It's safe to say at this point that the theatrical release of Christopher Nolan's Tenet didn't quite go as well as the studio and filmmaker intended. In an industry put on hold due to COVID-19, Nolan insisted that his mega-budget spy thriller be the film to save movie theaters. WB pushed the release date from July to September but ultimately released it into an uncertain market where theaters in New York and Los Angeles weren't even open. The overall performance wasn't up to the task at hand, as Tenet has barely covered its production budget after nearly two months in theaters.
On Thursday morning, AT&T CEO John Stankey spoke about Tenet's release during the company's quarterly earnings call. Stankey admitted that, while he now feels better about the state of TV and film productions in the wake of the pandemic, the future of the theatrical business is still uncertain. This came with the acknowledgement that Tenet was, in fact, "no home run."
Stankey did go on to say, however, that he was "happy" Warner Bros. ultimately decided to release Tenet in theaters. It was a bold move to try and restart the theatrical business, it just didn't work out the way the studio had hoped.
In the wake of Tenet's release, Warner Bros. moved many of its films around to avoid a theatrical release in the very near future. Roald Dahl's The Witches, which stars Anne Hathaway, was sent straight to HBO Max, skipping a theatrical release altogether. Wonder Woman 1984 was delayed once again, aiming for a December release, while the Dune reboot was pushed to next fall.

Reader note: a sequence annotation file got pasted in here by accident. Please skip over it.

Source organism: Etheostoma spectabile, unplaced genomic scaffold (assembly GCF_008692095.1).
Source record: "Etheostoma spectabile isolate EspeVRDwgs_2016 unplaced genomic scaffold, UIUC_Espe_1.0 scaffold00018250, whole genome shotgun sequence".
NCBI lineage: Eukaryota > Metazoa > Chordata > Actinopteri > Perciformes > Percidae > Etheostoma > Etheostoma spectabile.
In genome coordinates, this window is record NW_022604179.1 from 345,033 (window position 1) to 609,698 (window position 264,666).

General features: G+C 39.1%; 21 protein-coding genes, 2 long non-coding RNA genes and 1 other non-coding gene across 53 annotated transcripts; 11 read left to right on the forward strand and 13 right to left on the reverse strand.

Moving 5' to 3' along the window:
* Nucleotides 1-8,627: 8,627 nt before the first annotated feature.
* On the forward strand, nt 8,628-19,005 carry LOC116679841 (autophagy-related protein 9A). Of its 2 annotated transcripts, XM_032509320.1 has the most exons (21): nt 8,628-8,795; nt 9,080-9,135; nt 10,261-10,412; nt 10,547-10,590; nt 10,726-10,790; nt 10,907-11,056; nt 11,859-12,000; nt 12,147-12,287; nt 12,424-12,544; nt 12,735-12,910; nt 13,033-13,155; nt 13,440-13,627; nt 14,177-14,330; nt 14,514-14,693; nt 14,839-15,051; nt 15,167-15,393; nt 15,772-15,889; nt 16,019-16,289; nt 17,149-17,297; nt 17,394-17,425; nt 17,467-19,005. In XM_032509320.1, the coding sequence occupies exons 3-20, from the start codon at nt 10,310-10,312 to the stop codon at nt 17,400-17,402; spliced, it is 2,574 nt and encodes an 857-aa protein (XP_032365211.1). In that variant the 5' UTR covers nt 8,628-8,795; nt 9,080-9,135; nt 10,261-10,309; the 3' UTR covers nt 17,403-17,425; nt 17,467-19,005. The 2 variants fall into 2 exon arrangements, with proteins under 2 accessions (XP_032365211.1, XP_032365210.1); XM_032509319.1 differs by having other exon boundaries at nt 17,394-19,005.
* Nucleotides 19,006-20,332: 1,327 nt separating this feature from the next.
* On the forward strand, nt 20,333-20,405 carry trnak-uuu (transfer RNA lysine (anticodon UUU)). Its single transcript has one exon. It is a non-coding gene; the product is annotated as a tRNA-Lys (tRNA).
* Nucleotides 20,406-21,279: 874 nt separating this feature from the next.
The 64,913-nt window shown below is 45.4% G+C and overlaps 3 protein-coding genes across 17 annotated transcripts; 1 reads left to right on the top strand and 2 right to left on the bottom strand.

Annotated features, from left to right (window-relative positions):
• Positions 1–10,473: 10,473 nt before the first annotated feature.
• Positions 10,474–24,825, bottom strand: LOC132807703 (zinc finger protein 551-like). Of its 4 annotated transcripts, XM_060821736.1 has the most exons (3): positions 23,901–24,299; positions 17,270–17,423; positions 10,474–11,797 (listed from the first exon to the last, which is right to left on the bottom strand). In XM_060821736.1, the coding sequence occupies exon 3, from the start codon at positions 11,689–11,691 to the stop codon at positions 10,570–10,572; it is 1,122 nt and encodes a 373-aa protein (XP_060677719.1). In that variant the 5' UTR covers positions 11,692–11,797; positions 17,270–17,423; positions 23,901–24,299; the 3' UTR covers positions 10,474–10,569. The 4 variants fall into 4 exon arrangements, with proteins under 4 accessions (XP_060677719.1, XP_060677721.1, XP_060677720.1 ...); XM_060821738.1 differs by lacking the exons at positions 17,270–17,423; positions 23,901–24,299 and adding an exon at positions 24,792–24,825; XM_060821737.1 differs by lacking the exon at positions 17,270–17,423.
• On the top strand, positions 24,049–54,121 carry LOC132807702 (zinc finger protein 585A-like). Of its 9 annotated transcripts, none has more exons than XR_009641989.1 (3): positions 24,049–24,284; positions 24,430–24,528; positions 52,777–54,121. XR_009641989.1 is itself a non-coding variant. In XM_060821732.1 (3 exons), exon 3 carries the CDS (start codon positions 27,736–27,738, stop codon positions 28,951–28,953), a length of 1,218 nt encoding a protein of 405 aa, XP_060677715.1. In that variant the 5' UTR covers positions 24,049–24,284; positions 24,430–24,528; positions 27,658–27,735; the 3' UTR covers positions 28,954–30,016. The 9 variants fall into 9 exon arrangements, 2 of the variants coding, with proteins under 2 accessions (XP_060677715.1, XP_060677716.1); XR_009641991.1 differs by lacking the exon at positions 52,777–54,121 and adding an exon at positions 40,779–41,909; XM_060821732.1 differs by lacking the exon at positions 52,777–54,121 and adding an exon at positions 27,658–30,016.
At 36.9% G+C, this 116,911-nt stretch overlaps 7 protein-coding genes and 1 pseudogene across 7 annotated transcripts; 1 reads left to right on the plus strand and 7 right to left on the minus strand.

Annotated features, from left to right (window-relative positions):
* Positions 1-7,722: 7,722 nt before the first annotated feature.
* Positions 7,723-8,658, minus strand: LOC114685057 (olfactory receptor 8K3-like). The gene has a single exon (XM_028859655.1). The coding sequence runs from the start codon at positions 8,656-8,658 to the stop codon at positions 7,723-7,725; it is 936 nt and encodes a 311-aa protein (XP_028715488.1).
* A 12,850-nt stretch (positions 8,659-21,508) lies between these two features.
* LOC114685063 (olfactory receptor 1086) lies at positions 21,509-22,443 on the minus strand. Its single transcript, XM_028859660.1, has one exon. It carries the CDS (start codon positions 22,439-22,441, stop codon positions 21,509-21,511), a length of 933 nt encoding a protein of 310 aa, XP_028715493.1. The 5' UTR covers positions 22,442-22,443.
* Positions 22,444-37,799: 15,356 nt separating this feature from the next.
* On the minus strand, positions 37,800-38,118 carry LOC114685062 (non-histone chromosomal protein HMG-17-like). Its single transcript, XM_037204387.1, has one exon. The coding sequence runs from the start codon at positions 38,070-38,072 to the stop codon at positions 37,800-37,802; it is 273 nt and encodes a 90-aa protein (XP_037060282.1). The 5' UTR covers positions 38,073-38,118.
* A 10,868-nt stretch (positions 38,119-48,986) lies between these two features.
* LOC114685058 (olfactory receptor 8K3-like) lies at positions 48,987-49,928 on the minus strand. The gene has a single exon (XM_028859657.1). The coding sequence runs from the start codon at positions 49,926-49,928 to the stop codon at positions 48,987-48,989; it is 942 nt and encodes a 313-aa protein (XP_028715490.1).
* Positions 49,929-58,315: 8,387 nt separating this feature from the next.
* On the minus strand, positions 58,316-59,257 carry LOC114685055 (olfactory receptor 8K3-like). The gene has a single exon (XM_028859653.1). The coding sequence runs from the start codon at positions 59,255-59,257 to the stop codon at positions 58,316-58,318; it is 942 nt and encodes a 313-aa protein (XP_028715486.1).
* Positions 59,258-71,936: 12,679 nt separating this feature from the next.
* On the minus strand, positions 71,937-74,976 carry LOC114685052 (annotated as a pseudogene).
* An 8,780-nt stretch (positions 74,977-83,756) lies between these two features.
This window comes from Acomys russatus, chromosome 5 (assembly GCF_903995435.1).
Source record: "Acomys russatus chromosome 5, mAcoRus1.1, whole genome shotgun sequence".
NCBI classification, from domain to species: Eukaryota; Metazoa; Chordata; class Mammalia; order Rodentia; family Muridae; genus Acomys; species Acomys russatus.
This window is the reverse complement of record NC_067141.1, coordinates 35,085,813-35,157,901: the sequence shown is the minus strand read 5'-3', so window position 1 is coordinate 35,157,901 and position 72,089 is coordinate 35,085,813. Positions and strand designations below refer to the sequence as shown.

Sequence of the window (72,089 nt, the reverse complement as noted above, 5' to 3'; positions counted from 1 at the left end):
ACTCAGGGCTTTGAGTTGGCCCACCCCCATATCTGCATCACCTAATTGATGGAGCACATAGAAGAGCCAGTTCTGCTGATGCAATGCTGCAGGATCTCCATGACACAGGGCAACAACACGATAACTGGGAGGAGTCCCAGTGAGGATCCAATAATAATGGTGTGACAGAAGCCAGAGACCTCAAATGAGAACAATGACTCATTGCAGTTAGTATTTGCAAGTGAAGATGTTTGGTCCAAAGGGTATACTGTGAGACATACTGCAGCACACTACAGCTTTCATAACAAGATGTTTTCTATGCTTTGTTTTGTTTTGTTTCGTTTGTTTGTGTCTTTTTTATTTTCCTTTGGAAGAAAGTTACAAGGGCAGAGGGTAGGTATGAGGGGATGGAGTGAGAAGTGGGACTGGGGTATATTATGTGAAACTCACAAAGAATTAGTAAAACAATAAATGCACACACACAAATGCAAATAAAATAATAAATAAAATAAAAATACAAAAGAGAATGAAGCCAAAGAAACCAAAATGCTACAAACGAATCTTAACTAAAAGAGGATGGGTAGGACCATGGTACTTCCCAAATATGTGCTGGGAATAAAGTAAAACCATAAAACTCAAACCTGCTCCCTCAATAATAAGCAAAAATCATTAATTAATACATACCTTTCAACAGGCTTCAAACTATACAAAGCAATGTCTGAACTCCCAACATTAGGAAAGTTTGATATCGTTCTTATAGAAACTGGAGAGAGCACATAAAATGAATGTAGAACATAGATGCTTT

According to Stankey, the upcoming holiday season will be "the next big checkpoint" when it comes to testing the waters for movie theaters. This could mean that Wonder Woman has a chance of keeping its 2020 release date after all, but Warner Bros. will be making some "game time decisions" when these releases get closer.
Tenet certainly had a ripple effect on the rest of the theatrical industry, especially for the upcoming slate at Warner Bros. Fortunately, it seems like the HBO Max streaming service is thriving, so the company has an option if the decision is made to move more films online.